January 05, 2014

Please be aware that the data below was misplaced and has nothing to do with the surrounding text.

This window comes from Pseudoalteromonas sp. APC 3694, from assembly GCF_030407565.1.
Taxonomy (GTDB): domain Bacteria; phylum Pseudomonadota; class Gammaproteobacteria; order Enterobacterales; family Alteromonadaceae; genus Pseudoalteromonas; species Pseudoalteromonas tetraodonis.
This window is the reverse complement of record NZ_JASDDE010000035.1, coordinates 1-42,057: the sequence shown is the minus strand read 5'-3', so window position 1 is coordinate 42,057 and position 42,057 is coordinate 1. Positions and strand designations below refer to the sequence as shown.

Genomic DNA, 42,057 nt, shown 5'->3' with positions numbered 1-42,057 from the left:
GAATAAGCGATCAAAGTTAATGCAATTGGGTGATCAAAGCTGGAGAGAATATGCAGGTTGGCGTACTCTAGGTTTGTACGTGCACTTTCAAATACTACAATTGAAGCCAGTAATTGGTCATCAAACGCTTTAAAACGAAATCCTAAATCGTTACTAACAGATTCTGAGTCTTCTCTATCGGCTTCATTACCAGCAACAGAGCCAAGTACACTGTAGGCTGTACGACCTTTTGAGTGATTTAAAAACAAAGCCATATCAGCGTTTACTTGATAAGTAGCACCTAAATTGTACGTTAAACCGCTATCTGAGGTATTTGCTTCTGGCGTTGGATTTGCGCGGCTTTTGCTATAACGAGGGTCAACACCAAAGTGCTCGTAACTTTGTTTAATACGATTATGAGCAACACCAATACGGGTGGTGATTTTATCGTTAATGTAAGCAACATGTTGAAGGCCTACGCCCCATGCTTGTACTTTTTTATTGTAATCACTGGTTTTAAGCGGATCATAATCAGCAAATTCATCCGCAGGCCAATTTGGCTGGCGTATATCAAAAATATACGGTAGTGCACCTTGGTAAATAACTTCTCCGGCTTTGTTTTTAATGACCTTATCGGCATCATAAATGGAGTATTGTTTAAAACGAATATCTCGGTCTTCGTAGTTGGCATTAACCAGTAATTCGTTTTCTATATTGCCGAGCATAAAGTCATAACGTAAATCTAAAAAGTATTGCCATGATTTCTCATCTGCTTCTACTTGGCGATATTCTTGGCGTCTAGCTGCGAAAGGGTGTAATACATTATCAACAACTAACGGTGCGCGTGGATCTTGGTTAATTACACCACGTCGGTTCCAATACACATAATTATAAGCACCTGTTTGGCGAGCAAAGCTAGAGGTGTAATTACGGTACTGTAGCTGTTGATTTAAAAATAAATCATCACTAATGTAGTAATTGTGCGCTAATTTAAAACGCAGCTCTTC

School for me was amazing. Not because I enjoyed everyday of it, not because I found learning easy, but because I spent my years totally under the radar. I walked amongst 800 boys in a Jesuit School in South Wales UK. I was somehow made invisible to the system & I truly believe that’s what saved me. I escaped the programming, the rules the stress of exams, the expectations, the whole ten yards, I was free.